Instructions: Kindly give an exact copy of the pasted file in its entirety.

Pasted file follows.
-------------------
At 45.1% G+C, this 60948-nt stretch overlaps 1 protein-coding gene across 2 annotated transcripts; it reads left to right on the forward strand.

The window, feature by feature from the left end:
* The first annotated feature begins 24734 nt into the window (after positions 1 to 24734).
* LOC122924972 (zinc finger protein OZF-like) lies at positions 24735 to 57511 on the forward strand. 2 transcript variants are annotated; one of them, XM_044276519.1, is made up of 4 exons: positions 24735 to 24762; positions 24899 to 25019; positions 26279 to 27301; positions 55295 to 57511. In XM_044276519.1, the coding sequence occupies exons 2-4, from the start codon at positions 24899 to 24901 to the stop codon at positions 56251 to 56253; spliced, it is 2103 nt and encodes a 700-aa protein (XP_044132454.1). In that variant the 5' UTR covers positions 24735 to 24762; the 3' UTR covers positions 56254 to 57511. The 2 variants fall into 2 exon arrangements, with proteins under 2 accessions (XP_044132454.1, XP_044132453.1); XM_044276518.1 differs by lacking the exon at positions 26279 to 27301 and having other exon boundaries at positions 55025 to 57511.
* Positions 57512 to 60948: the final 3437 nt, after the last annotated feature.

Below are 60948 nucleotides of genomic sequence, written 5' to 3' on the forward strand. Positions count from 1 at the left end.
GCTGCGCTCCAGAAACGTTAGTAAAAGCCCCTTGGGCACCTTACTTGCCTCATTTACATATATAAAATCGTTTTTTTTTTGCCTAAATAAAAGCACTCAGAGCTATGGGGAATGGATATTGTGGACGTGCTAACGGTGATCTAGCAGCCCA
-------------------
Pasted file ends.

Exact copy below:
At 45.1% G+C, this 60948-nt stretch overlaps 1 protein-coding gene across 2 annotated transcripts; it reads left to right on the forward strand.

The window, feature by feature from the left end:
* The first annotated feature begins 24734 nt into the window (after positions 1 to 24734).
* LOC122924972 (zinc finger protein OZF-like) lies at positions 24735 to 57511 on the forward strand. 2 transcript variants are annotated; one of them, XM_044276519.1, is made up of 4 exons: positions 24735 to 24762; positions 24899 to 25019; positions 26279 to 27301; positions 55295 to 57511. In XM_044276519.1, the coding sequence occupies exons 2-4, from the start codon at positions 24899 to 24901 to the stop codon at positions 56251 to 56253; spliced, it is 2103 nt and encodes a 700-aa protein (XP_044132454.1). In that variant the 5' UTR covers positions 24735 to 24762; the 3' UTR covers positions 56254 to 57511. The 2 variants fall into 2 exon arrangements, with proteins under 2 accessions (XP_044132454.1, XP_044132453.1); XM_044276518.1 differs by lacking the exon at positions 26279 to 27301 and having other exon boundaries at positions 55025 to 57511.
* Positions 57512 to 60948: the final 3437 nt, after the last annotated feature.

Below are 60948 nucleotides of genomic sequence, written 5' to 3' on the forward strand. Positions count from 1 at the left end.
GCTGCGCTCCAGAAACGTTAGTAAAAGCCCCTTGGGCACCTTACTTGCCTCATTTACATATATAAAATCGTTTTTTTTTTGCCTAAATAAAAGCACTCAGAGCTATGGGGAATGGATATTGTGGACGTGCTAACGGTGATCTAGCAGCCCA